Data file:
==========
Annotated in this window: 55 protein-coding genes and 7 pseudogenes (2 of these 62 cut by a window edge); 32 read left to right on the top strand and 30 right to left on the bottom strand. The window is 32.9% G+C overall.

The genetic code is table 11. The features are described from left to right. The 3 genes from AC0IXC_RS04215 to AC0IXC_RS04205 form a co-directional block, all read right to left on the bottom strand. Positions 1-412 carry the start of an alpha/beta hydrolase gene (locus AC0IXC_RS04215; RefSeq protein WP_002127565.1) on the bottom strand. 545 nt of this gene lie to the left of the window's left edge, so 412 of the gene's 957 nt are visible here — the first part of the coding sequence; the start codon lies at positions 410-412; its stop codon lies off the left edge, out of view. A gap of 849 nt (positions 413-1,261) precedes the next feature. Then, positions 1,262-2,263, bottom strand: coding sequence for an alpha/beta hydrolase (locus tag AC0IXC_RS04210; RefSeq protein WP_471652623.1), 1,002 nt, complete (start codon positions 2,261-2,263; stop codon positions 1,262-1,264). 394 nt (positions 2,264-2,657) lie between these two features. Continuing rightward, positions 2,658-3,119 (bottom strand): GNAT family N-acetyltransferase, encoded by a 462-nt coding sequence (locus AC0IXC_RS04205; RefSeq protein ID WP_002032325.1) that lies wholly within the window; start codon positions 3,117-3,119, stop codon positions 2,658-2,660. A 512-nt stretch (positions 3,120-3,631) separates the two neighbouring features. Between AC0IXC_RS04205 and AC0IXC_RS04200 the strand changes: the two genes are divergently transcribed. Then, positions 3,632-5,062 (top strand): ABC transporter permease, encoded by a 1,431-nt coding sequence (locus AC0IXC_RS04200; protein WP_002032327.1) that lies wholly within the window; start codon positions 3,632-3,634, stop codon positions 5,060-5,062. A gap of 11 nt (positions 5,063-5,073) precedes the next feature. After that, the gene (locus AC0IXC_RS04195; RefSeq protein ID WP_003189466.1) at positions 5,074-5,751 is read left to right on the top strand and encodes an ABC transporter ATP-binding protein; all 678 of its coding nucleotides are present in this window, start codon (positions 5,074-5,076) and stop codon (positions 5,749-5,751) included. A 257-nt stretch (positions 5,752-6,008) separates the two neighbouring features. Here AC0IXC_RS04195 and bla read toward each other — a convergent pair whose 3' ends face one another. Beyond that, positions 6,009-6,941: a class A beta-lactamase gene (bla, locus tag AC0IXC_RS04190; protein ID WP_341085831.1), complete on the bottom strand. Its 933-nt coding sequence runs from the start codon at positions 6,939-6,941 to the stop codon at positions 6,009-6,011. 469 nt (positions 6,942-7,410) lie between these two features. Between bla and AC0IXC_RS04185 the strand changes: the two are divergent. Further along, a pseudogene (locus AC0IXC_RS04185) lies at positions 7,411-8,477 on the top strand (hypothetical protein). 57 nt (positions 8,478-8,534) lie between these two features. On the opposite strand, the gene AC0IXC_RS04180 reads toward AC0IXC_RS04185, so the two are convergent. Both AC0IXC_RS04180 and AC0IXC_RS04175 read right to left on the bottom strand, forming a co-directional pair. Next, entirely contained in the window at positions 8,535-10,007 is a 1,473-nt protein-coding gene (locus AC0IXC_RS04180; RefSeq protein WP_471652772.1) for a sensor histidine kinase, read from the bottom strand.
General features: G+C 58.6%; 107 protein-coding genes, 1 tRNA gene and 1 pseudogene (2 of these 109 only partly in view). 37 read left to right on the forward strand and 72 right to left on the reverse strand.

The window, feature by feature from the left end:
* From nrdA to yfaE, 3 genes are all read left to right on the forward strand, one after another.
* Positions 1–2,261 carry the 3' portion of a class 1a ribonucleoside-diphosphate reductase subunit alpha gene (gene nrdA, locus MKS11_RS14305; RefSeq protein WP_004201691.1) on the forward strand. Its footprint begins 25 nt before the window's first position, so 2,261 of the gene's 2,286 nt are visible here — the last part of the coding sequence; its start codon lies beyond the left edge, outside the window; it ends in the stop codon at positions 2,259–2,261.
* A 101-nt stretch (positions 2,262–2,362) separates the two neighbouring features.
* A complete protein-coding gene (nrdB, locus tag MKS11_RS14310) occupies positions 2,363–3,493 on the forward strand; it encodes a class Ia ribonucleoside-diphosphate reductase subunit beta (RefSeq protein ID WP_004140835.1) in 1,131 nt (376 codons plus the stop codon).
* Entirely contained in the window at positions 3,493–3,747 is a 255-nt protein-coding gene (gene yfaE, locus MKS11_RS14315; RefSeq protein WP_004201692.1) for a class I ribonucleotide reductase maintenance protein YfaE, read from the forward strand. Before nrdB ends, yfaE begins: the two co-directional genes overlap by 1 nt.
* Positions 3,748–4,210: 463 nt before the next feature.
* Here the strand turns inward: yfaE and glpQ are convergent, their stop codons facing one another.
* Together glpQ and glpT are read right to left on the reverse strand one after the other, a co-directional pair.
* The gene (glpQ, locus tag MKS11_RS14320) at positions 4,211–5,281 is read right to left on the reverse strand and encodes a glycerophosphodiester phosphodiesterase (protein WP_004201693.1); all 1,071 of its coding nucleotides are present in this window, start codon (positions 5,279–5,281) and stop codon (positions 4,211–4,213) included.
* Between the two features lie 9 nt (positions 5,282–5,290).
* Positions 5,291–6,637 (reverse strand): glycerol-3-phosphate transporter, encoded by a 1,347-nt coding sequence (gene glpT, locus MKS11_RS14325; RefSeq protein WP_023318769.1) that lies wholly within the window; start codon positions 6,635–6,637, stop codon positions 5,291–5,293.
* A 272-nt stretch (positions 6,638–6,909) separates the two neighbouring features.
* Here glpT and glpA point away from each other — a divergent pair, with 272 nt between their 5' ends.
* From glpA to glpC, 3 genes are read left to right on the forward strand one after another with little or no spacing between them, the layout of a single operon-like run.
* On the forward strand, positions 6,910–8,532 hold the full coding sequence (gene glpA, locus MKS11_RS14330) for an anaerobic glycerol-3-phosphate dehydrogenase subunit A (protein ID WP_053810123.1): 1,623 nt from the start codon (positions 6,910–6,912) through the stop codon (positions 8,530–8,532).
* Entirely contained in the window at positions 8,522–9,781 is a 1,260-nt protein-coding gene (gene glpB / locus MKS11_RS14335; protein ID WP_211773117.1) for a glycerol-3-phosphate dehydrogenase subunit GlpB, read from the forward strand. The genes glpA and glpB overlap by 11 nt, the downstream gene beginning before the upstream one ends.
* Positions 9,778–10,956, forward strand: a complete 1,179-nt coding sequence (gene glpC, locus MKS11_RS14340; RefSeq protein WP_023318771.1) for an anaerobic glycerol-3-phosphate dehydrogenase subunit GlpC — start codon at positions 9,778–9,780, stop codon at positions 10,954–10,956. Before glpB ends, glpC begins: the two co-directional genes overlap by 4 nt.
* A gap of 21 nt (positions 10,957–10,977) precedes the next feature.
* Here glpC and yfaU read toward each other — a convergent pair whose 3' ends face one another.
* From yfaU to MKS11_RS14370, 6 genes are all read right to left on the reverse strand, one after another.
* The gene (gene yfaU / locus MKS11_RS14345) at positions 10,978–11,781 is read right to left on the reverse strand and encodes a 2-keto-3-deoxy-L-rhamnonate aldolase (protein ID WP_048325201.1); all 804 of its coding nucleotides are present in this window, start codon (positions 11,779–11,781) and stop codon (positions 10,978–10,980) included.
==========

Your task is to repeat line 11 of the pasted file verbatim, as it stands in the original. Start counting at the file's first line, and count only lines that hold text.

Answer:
* Here the strand turns inward: yfaE and glpQ are convergent, their stop codons facing one another.